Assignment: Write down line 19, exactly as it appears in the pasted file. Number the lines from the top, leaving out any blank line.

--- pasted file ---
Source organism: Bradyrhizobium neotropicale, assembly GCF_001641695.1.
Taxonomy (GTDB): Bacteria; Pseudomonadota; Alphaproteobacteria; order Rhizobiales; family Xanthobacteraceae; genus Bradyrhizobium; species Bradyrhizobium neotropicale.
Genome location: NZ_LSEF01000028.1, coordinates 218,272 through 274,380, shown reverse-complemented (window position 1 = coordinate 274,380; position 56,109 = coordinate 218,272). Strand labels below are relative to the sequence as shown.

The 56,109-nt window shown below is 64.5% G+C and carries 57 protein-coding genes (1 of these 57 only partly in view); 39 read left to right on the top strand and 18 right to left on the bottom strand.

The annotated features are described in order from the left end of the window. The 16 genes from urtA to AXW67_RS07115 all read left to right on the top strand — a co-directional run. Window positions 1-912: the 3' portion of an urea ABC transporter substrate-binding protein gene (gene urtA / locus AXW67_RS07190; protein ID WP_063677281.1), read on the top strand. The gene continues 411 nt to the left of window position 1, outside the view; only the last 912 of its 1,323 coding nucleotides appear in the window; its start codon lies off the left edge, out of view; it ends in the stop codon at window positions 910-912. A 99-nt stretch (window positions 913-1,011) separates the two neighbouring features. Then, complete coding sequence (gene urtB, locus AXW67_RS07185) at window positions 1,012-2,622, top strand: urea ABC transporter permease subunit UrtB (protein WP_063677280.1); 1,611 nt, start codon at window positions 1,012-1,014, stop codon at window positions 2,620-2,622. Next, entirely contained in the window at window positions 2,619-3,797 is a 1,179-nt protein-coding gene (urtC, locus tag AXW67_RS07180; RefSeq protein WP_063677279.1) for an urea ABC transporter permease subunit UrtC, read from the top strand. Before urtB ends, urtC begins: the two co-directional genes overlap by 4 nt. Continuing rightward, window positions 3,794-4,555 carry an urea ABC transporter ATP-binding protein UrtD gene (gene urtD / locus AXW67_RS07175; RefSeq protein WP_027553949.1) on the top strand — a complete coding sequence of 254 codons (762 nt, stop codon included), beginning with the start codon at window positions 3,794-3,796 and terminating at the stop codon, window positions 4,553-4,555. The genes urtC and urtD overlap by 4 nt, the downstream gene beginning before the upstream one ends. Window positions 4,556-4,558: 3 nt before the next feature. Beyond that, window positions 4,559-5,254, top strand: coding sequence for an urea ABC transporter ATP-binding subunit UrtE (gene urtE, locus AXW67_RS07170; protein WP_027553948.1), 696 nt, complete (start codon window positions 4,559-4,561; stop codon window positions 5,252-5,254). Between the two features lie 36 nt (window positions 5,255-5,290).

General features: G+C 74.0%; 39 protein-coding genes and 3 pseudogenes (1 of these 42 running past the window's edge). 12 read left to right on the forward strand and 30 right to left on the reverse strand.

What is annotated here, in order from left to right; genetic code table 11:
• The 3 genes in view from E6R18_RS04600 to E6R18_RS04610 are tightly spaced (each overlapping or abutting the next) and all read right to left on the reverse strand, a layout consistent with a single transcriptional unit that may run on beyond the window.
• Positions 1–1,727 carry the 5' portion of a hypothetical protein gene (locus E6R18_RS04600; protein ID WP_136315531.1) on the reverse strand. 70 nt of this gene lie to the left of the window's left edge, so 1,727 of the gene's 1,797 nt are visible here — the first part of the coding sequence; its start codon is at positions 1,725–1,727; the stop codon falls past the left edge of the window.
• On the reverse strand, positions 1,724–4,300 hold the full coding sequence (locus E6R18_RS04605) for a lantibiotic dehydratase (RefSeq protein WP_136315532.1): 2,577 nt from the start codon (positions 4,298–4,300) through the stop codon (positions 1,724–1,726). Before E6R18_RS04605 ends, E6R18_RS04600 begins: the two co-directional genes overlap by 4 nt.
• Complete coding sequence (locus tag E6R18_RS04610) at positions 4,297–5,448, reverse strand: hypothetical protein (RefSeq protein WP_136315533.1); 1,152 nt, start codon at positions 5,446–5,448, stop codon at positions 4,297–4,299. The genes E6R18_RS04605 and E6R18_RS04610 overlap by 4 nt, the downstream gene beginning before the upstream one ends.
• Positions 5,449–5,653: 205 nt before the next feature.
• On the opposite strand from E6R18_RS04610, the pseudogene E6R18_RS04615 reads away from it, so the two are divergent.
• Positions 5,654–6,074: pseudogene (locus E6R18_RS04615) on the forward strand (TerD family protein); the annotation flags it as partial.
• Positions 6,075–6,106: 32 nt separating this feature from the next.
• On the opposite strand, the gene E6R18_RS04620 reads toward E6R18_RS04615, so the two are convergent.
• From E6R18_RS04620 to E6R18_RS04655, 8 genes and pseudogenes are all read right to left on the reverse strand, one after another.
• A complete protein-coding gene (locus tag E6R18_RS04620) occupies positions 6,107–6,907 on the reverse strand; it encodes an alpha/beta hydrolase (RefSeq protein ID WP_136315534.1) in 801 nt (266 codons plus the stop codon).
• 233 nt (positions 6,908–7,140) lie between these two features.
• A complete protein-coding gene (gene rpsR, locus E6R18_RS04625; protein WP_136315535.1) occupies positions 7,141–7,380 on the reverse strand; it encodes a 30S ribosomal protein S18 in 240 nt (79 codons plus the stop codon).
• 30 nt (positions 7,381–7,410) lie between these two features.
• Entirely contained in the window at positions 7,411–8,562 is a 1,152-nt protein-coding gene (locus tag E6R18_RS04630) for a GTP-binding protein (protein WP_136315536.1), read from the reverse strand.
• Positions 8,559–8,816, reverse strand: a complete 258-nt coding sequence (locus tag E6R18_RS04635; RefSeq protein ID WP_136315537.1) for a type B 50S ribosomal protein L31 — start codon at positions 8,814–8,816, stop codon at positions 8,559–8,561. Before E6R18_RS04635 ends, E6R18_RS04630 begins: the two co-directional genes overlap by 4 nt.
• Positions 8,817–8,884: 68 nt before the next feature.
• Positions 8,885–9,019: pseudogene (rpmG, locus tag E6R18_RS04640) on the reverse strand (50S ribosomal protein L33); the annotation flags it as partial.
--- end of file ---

• 233 nt (positions 6,908–7,140) lie between these two features.